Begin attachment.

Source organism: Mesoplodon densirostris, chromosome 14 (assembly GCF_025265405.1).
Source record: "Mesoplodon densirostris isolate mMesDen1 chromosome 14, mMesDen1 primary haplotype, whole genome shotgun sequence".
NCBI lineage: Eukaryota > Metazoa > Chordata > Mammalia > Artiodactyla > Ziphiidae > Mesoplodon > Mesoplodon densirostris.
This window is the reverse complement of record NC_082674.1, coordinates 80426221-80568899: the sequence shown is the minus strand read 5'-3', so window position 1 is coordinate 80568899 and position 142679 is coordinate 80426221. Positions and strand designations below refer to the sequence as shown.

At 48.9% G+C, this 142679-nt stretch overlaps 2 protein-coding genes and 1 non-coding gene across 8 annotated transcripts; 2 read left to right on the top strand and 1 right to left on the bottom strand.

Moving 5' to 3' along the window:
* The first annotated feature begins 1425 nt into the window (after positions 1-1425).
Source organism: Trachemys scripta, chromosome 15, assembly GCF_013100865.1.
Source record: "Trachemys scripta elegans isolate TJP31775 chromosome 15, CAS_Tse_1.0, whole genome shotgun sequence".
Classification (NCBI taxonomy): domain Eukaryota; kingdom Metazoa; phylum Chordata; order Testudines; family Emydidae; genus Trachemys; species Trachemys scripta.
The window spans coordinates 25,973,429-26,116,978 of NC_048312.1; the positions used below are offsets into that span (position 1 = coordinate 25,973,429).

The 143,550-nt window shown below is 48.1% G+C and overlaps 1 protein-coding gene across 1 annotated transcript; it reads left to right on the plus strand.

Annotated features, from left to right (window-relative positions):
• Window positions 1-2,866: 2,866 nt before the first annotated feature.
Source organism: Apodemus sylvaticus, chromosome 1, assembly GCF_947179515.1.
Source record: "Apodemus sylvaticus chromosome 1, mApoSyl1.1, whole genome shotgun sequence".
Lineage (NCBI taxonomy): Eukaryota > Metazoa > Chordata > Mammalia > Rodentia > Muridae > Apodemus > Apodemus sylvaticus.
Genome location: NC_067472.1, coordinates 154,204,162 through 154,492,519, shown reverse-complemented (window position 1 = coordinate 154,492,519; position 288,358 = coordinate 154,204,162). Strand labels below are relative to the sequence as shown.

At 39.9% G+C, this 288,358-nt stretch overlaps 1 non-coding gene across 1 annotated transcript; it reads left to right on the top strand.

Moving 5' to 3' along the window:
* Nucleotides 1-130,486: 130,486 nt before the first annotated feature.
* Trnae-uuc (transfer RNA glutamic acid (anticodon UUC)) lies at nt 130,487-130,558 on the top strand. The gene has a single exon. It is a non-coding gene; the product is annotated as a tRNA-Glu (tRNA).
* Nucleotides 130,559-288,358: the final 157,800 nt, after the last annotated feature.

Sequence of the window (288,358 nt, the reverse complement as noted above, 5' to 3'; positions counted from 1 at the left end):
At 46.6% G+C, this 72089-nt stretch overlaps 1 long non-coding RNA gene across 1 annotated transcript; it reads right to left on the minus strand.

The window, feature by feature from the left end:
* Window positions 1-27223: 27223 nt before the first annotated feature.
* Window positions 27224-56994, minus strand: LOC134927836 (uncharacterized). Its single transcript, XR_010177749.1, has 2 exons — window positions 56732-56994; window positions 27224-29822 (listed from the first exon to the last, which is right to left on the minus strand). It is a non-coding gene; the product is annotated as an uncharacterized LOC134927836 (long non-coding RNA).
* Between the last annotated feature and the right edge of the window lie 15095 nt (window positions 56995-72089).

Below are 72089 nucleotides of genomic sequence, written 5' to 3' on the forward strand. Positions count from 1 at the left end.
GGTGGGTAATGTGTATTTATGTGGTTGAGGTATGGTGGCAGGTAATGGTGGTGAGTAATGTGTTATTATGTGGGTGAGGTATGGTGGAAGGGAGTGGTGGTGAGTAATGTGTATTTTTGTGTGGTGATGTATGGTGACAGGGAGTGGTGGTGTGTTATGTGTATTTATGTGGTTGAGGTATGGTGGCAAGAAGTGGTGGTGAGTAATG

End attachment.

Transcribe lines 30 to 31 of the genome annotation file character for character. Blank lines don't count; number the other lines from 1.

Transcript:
Below are 72089 nucleotides of genomic sequence, written 5' to 3' on the forward strand. Positions count from 1 at the left end.
GGTGGGTAATGTGTATTTATGTGGTTGAGGTATGGTGGCAGGTAATGGTGGTGAGTAATGTGTTATTATGTGGGTGAGGTATGGTGGAAGGGAGTGGTGGTGAGTAATGTGTATTTTTGTGTGGTGATGTATGGTGACAGGGAGTGGTGGTGTGTTATGTGTATTTATGTGGTTGAGGTATGGTGGCAAGAAGTGGTGGTGAGTAATG